Several artists in the University Art Collection would have been celebrating their 100th birthdays this year.
The work above is entitled ‘Blue on Blue’ (Polyvinylacetate on canvas, mid 1960s) and was painted by Alastair Michie (1921-2008) who was inspired to paint after seeing the work of the American abstract expressionists at the Venice Biennale in 1962. Michie was born in France to Scottish parents: his mother, Anne Redpath, was one of the greatest Scottish painters of the 20th Century and his youngest brother, David Michie, also became a celebrated painter.
This painting – ‘Wave Study II’ (Oil on board, 1958) by Joan Eardley (1921-1963) – was donated to the Art Collection as part of the Scottish Arts Council bequest in 1998. Eardley studied at Glasgow School of Art (1940-1943) and was deeply affected by the life and atmosphere of the slums of Glasgow. For her subject-matter she concentrated on street life, young children and the elderly, blending realism and compassion but without sentimentality. In 1951 she discovered the small fishing village of Catterline on the North East coast of Scotland, was captivated by the place and moved there, where she painted marine and landscape scenes in many different moods, sometimes incorporating real pieces of grass in the paint. Among some of her finest and most powerful works are fierce and bold evocations of the wind and the weather.
In 2021 a series of exhibitions and events will mark the centenary of Joan Eardley’s birth.
Click here for more details.
‘Stirling Castle’, a watercolour by Tom Shanks (1921-2020), was purchased for the collection in 2014. On leaving school, Tom Shanks became an apprentice carpet designer at Templetons carpet factory and first exhibited in the company art club. As his interest and skill developed, he applied to Glasgow School of Art to attend evening classes and was encouraged to enrol for the full time diploma course. After graduating in 1950, he worked as a mural painter, stage designer, designer in the Edinburgh Weavers Dovecot studios and as a teacher of art but he always continued to paint the Scottish landscape. He exhibited widely and his work is held in public and private collections worldwide.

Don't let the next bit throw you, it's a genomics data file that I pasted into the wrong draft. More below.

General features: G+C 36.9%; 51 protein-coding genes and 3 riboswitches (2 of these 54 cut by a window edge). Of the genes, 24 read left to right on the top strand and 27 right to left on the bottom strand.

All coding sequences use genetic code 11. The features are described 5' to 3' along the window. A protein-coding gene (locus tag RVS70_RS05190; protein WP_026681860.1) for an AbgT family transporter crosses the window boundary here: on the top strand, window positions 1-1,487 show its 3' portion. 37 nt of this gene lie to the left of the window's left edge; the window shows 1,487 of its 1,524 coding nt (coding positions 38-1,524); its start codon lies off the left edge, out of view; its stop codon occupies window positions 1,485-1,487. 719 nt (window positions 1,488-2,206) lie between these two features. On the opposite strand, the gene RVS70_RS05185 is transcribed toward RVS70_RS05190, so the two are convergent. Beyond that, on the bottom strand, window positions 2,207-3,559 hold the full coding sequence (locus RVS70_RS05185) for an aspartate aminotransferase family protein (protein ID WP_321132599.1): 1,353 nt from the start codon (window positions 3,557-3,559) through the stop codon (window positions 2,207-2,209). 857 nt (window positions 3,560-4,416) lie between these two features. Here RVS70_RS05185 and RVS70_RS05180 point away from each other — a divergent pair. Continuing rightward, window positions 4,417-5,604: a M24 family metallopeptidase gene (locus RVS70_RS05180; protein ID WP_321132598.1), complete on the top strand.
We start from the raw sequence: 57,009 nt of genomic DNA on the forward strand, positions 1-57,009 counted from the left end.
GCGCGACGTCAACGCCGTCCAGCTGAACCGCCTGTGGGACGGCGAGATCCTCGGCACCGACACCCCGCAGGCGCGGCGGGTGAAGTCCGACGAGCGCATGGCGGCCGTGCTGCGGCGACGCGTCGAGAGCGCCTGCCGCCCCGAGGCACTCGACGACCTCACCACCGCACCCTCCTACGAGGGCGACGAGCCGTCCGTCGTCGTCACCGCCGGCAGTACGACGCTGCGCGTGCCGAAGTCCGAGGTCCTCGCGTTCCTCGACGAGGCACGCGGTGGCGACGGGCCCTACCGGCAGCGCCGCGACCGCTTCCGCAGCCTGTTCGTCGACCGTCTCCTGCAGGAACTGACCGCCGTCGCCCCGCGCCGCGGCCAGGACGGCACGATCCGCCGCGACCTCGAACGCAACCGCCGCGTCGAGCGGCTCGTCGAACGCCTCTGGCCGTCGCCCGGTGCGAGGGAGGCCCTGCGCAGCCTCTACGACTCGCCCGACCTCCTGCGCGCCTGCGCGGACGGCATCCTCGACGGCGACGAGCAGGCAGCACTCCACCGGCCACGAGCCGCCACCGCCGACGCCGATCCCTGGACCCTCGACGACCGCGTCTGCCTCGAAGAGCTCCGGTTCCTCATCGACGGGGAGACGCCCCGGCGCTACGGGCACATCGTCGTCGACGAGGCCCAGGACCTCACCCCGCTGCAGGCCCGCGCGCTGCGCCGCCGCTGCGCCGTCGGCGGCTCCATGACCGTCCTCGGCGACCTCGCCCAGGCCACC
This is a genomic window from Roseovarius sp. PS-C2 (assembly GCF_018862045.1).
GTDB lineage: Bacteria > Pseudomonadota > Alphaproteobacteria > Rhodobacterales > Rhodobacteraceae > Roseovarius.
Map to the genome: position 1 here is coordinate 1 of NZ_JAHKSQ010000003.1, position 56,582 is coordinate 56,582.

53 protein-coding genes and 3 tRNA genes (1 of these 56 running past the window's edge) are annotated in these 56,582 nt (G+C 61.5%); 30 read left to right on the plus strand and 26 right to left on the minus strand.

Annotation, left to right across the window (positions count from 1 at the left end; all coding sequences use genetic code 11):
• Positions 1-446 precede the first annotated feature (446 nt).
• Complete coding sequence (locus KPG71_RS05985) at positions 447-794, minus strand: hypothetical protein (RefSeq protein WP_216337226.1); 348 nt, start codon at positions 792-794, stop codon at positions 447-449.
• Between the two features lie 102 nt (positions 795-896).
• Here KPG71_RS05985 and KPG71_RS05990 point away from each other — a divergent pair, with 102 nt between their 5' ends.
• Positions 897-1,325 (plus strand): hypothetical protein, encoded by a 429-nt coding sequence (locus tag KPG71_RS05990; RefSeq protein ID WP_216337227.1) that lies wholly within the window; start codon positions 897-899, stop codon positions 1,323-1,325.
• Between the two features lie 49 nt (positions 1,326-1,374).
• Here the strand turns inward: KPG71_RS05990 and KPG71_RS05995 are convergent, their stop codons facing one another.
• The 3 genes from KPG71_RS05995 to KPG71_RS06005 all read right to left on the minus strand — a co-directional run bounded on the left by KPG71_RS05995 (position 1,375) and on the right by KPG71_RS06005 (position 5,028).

George Wyllie MBE (1921-2012) worked as a post office engineer and customs officer before taking up art. Inspired by Italian metal sculpture, he took welding classes at the Royal Technical College and studied part-time at Glasgow School of Art. Exhibiting widely from the 1960s, he didn’t become a full time artist until 1979. He described himself as a ‘Scul?tor’, exhibited around the world, and was perhaps best known for his 1987 ‘The Straw Locomotive’ (suspended above the River Clyde by a crane then ceremonially burnt) and the award-winning ‘The Paper Boat’, which sailed down the Clyde, Sheldt and Hudson rivers.
This work ‘Locomotive descending a staircase’ (Bronze, 1973) was purchased for the collection in 1977, and apparently its title was inspired by Marcel Duchamp’s seminal 1912 painting ‘Nude descending a staircase No. 2’.
Click here to keep up with plans for George Wyllie’s centenary year.
This screenprint entitled ‘Intrusion’ is the work of Cecil King (1921-1986) and was purchased for the Art Collection in 1974 from the Compass Gallery. Cecil King was an Irish abstract-minimalist painter who was largely self-taught as an artist. He had his first one-man show in 1959, but worked in the printing industry and did not become a full-time artist until 1964. While he began painting in an expressionist manner, this piece is typical of his mature style which involved clean blocks of even colour cleaved at an acute angle. A print named Red Intrusion, a silkscreen print, won the gold medal at the fourth international Graphic Biennial in Germany in 1976.
And finally, a bicentenary.
There are very few works in the Art Collection from the Nineteenth Century. But in 1984 the Art Collection agreed to take this portrait, painted in 1867 by Norman Macbeth, born two hundred years ago this year. It is of Peter Drummond of Stirling, who was the founder of the Stirling Tract Enterprise which, until a few years ago, continued to publish and promote Christian thinking throughout Scotland. When the Enterprise stopped functioning, this portrait was gifted to the University by The Drummond Trust, as the archive is already held in the University Archive.